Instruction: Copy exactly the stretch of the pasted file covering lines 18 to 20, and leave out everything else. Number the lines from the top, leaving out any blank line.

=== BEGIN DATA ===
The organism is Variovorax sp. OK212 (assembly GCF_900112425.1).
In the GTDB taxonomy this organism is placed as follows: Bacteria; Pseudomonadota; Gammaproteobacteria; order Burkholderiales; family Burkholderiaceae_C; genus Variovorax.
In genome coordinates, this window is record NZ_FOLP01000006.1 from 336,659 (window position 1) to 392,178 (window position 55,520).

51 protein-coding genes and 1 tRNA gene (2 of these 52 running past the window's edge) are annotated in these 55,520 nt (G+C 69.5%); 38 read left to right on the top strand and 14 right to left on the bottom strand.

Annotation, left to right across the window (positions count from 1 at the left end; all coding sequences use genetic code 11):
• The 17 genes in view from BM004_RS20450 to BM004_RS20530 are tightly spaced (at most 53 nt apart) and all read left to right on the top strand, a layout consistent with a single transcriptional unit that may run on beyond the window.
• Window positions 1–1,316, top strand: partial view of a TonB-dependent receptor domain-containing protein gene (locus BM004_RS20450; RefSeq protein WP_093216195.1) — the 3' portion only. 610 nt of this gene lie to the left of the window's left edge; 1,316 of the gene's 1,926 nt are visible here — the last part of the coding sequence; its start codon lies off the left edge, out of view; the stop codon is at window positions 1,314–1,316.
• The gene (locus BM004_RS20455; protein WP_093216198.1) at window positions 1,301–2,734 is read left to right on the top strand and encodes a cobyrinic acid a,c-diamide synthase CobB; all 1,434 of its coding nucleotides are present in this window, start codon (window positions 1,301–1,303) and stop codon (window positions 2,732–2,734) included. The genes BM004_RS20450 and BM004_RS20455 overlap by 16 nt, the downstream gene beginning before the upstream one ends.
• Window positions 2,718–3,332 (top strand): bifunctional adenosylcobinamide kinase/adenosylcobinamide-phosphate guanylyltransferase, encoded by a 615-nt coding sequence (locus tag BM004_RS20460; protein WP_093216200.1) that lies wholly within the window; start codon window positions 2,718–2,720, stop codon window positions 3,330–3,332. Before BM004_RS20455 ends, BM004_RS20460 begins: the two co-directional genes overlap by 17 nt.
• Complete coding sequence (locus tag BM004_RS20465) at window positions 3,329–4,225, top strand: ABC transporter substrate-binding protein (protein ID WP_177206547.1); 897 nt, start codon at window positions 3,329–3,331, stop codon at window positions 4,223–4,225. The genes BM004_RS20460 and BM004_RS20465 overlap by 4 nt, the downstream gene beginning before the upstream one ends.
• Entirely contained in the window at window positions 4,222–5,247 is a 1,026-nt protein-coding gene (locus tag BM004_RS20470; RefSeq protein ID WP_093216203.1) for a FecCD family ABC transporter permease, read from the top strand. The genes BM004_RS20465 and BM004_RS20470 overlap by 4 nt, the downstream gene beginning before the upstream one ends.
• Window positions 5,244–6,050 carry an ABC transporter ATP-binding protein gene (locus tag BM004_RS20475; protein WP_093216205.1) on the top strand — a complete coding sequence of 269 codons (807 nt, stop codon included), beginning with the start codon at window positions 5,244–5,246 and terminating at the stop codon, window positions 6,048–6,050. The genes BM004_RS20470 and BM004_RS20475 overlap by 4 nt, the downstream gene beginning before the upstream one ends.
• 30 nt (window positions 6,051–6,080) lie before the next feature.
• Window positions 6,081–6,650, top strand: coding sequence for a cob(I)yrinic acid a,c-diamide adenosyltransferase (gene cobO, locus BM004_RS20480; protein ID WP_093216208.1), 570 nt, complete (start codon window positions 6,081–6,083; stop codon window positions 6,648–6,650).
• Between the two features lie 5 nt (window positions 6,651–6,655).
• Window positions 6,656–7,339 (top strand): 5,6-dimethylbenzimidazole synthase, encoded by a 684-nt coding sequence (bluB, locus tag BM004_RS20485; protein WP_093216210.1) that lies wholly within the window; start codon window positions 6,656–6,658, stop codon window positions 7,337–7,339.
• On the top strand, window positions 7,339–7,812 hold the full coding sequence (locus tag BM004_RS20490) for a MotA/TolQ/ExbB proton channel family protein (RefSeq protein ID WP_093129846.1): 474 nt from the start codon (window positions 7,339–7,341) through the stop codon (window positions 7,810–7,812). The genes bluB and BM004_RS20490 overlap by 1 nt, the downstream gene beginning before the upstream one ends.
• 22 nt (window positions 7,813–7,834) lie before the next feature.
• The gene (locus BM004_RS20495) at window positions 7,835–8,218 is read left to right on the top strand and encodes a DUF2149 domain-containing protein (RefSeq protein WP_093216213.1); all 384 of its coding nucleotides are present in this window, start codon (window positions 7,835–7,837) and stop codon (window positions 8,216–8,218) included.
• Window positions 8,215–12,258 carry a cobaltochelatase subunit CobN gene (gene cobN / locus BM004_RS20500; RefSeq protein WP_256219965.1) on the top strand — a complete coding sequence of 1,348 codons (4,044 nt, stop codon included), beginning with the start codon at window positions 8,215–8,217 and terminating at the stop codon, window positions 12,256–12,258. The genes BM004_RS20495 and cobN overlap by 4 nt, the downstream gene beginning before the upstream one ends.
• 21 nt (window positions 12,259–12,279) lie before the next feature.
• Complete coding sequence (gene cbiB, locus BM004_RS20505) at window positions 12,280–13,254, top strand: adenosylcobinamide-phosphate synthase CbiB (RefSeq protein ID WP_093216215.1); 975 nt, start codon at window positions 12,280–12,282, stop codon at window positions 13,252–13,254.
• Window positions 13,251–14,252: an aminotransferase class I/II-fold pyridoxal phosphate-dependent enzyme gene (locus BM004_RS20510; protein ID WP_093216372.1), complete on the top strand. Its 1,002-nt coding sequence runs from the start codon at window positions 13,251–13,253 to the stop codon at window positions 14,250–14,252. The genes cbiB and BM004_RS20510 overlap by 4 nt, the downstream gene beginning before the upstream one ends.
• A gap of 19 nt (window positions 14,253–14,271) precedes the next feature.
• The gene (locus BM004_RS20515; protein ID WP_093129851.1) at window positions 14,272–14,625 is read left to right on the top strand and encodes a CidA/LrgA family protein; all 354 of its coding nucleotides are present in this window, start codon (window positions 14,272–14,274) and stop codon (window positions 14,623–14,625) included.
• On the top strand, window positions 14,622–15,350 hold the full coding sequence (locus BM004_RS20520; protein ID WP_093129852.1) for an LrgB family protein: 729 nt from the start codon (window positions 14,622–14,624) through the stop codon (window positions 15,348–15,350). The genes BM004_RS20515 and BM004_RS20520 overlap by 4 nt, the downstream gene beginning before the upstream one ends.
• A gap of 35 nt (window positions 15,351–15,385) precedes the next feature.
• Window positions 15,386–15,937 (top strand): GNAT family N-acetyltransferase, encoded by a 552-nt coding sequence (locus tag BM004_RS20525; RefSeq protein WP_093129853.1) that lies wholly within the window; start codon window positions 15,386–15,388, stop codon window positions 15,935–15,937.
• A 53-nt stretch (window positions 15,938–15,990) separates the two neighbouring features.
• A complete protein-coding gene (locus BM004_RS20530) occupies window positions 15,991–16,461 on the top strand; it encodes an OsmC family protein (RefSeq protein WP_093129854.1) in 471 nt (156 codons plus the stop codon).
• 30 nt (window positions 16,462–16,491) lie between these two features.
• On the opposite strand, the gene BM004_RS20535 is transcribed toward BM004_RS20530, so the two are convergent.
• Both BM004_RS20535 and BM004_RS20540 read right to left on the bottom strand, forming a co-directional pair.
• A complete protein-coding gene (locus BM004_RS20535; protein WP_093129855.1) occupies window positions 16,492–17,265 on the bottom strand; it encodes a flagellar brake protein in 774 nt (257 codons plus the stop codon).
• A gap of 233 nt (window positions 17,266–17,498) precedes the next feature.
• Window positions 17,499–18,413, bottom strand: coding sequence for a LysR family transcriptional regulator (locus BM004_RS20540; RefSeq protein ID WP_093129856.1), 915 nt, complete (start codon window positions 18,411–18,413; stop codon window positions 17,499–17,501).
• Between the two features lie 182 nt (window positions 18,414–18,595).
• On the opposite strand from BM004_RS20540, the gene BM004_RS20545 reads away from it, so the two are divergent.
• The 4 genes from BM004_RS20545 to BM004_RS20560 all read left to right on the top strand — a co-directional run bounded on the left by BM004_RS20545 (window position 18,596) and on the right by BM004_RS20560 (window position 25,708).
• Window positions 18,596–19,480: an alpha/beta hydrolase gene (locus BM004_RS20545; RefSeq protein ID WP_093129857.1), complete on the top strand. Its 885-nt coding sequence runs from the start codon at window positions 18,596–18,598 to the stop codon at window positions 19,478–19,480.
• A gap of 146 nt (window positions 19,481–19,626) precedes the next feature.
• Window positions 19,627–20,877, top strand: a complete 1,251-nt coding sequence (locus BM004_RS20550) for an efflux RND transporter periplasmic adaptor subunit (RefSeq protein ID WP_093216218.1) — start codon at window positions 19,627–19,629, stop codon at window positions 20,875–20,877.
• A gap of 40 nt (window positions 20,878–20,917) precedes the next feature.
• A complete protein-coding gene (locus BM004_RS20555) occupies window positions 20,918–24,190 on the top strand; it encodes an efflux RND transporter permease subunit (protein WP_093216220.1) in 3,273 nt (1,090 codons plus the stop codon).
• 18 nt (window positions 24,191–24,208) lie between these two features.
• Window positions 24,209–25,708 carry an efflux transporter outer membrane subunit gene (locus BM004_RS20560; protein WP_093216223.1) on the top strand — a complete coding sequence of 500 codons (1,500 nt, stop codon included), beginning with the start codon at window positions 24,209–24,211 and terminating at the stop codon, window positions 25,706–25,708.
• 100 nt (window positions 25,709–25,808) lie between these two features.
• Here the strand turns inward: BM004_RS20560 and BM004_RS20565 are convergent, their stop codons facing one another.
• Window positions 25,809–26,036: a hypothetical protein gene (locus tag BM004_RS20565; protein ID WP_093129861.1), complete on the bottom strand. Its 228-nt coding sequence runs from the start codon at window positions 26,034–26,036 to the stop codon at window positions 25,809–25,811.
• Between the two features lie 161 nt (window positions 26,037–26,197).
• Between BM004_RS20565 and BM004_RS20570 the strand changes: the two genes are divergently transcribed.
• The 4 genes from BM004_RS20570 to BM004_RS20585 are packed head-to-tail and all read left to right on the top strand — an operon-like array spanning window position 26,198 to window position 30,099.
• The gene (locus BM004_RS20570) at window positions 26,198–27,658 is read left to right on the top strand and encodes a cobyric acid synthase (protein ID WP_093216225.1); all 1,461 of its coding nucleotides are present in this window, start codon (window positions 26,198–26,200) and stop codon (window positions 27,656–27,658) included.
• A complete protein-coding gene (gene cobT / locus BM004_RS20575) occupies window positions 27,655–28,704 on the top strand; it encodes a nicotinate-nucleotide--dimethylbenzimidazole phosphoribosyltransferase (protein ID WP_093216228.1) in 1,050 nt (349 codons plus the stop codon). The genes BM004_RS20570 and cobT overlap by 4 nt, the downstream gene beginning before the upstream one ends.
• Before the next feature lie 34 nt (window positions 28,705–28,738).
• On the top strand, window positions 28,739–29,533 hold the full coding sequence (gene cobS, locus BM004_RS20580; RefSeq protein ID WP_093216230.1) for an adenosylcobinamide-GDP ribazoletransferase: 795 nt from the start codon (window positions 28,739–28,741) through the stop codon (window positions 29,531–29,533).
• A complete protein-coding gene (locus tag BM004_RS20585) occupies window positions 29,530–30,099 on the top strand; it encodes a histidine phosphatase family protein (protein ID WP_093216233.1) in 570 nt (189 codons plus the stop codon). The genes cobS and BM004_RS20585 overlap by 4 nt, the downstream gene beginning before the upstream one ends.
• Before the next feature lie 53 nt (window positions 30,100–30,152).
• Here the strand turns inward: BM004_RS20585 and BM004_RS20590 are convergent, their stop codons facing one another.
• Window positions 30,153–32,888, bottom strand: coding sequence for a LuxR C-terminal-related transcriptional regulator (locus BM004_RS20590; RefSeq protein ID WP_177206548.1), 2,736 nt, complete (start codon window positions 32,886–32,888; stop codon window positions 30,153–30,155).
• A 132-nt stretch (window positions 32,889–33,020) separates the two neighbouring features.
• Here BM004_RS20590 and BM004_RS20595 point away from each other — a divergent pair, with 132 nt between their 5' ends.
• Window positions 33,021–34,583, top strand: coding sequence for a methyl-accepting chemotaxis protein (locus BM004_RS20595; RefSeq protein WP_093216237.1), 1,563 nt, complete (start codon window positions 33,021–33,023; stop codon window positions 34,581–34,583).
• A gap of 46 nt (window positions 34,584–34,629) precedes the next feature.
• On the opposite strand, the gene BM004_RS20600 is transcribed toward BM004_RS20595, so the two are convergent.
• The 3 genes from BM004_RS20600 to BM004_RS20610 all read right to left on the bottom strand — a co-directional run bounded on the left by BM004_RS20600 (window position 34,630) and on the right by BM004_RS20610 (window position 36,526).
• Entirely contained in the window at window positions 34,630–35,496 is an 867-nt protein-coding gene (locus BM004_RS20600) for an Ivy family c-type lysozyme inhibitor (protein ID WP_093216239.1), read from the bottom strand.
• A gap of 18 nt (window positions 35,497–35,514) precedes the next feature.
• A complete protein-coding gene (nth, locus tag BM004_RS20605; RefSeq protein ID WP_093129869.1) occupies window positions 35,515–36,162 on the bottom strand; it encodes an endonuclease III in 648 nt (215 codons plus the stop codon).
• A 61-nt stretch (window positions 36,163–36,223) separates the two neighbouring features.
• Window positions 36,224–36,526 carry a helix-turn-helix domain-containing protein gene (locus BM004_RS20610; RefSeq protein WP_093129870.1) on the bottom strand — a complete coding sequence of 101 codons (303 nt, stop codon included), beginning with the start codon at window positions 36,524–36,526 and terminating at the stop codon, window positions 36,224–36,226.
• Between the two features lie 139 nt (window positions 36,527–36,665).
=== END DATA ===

• 22 nt (window positions 7,813–7,834) lie before the next feature.
• The gene (locus BM004_RS20495) at window positions 7,835–8,218 is read left to right on the top strand and encodes a DUF2149 domain-containing protein (RefSeq protein WP_093216213.1); all 384 of its coding nucleotides are present in this window, start codon (window positions 7,835–7,837) and stop codon (window positions 8,216–8,218) included.
• Window positions 8,215–12,258 carry a cobaltochelatase subunit CobN gene (gene cobN / locus BM004_RS20500; RefSeq protein WP_256219965.1) on the top strand — a complete coding sequence of 1,348 codons (4,044 nt, stop codon included), beginning with the start codon at window positions 8,215–8,217 and terminating at the stop codon, window positions 12,256–12,258. The genes BM004_RS20495 and cobN overlap by 4 nt, the downstream gene beginning before the upstream one ends.